The term cerebrospinal fluid condition describes the condition that occurs when the clear fluid that supports the brain and spinal cord escapes into other parts of the body. For most instances, treatment consists simply of bed rest, hydration and possibly a lumbar drain. However, sometimes surgical intervention—such as endoscopic neurosurgery through the nose, or open surgery using a craniotomy—is needed.
The clear fluid that escapes is called cerebrospinal fluid (CSF), and it has a vital role in the health of the central nervous system. Bathing the brain and spinal cord, CSF cushions these organs from everyday movement, provides nourishment and washes away cellular waste products. The CSF is confined within the central nervous system by a protective membrane called the dura mater.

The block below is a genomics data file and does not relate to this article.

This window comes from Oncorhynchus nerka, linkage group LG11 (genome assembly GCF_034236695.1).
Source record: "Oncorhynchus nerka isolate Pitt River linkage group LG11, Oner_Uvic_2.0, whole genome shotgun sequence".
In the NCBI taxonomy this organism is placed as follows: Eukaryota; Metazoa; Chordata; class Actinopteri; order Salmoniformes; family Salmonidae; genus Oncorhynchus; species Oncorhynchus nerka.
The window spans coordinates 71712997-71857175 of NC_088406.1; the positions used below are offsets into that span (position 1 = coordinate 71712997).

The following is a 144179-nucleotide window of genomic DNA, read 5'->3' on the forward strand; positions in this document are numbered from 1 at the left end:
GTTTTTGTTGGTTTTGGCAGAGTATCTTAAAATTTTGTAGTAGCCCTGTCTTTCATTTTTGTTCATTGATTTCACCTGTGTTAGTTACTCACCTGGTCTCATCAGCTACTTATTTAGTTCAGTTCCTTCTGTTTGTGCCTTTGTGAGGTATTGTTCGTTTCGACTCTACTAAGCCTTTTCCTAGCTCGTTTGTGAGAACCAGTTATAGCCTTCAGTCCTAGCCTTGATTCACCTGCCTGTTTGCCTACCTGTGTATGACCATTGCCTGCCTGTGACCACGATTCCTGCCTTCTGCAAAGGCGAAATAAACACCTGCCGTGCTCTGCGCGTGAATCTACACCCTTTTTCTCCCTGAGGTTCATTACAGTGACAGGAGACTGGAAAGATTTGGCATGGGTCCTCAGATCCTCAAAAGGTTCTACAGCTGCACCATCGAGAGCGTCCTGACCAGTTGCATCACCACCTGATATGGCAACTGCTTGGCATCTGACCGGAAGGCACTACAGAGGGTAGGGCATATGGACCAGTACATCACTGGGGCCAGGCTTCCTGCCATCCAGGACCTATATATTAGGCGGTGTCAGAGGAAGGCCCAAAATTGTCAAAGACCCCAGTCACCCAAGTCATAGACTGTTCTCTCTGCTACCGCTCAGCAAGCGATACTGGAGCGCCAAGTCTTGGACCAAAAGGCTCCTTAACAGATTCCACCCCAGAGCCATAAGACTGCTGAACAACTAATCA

If the dura mater is torn, CSF can leak out of the central nervous system. The focus of this page is CSF that escapes the brain. For information about CSF leaks involving the spine, please click here.
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